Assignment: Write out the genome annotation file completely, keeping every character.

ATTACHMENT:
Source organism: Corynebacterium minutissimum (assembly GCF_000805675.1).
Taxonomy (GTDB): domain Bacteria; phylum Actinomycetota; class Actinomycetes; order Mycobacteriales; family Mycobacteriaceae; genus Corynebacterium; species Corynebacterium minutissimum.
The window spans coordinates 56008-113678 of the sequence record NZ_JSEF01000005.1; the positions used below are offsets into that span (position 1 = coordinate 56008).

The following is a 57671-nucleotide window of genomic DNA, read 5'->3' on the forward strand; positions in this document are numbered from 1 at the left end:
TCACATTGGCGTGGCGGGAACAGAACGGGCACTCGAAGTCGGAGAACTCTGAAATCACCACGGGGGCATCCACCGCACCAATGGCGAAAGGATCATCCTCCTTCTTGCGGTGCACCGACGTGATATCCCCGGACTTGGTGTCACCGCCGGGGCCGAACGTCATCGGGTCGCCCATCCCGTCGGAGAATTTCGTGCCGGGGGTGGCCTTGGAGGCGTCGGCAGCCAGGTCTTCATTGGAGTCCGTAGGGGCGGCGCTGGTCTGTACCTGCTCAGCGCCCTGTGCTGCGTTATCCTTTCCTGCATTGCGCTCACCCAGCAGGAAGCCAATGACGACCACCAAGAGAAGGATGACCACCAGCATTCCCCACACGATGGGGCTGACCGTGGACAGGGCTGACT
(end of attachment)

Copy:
Source organism: Corynebacterium minutissimum (assembly GCF_000805675.1).
Taxonomy (GTDB): domain Bacteria; phylum Actinomycetota; class Actinomycetes; order Mycobacteriales; family Mycobacteriaceae; genus Corynebacterium; species Corynebacterium minutissimum.
The window spans coordinates 56008-113678 of the sequence record NZ_JSEF01000005.1; the positions used below are offsets into that span (position 1 = coordinate 56008).

The following is a 57671-nucleotide window of genomic DNA, read 5'->3' on the forward strand; positions in this document are numbered from 1 at the left end:
TCACATTGGCGTGGCGGGAACAGAACGGGCACTCGAAGTCGGAGAACTCTGAAATCACCACGGGGGCATCCACCGCACCAATGGCGAAAGGATCATCCTCCTTCTTGCGGTGCACCGACGTGATATCCCCGGACTTGGTGTCACCGCCGGGGCCGAACGTCATCGGGTCGCCCATCCCGTCGGAGAATTTCGTGCCGGGGGTGGCCTTGGAGGCGTCGGCAGCCAGGTCTTCATTGGAGTCCGTAGGGGCGGCGCTGGTCTGTACCTGCTCAGCGCCCTGTGCTGCGTTATCCTTTCCTGCATTGCGCTCACCCAGCAGGAAGCCAATGACGACCACCAAGAGAAGGATGACCACCAGCATTCCCCACACGATGGGGCTGACCGTGGACAGGGCTGACT